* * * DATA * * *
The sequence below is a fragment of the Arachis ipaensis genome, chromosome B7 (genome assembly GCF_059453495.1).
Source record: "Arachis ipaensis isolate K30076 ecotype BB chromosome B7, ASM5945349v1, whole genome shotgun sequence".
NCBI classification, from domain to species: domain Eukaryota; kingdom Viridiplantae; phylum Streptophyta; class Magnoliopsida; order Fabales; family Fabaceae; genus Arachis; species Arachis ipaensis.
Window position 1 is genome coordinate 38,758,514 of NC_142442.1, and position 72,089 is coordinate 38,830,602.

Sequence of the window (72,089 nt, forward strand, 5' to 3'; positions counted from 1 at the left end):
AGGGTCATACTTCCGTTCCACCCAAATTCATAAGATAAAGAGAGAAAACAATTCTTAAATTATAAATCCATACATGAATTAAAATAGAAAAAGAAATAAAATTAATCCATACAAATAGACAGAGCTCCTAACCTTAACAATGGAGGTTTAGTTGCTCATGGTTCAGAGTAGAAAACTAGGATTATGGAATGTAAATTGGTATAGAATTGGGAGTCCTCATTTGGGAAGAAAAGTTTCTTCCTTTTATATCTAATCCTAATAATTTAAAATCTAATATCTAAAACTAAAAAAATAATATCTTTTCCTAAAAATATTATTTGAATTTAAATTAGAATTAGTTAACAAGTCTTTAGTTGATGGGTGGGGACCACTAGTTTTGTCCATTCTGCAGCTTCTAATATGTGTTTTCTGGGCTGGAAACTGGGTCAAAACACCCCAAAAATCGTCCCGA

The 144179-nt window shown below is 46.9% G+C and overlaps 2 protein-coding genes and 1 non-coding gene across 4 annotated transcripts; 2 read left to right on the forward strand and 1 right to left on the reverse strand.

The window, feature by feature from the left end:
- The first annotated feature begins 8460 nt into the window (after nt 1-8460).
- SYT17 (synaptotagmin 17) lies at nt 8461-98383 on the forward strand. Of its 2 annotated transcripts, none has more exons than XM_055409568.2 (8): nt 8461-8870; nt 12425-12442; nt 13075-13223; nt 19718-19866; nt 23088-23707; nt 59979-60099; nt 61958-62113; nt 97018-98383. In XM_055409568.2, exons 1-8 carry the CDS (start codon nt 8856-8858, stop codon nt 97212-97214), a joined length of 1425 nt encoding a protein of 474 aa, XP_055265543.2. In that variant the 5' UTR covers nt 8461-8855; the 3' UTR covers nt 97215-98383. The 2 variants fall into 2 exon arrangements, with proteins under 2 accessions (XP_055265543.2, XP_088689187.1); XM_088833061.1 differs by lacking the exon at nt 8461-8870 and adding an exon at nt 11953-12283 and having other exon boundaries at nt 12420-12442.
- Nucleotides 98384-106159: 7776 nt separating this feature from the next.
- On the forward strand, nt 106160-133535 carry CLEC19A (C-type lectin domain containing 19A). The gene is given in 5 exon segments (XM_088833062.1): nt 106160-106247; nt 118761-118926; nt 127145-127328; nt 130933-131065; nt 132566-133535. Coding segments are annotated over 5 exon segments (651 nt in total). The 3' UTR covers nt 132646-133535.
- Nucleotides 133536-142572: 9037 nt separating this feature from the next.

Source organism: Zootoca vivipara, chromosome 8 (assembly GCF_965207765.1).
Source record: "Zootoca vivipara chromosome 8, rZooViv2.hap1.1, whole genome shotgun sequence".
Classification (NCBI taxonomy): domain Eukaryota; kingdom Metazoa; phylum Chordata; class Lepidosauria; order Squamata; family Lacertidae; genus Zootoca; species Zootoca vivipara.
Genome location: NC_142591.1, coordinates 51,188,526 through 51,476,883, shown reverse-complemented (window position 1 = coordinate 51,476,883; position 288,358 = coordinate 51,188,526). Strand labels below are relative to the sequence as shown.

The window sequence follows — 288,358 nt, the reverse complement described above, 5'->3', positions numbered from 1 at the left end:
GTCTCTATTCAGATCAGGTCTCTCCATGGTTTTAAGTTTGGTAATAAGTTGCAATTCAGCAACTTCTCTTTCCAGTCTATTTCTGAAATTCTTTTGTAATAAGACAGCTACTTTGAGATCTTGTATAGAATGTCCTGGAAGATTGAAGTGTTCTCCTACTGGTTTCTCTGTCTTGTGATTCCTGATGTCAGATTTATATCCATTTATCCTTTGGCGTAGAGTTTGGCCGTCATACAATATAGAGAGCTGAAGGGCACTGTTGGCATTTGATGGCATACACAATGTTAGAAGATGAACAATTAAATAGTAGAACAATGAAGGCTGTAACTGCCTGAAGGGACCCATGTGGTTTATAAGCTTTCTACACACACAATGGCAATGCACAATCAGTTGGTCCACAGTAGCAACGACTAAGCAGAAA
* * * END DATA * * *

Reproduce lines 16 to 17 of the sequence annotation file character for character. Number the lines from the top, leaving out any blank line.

Classification (NCBI taxonomy): domain Eukaryota; kingdom Metazoa; phylum Chordata; class Lepidosauria; order Squamata; family Lacertidae; genus Zootoca; species Zootoca vivipara.
Genome location: NC_142591.1, coordinates 51,188,526 through 51,476,883, shown reverse-complemented (window position 1 = coordinate 51,476,883; position 288,358 = coordinate 51,188,526). Strand labels below are relative to the sequence as shown.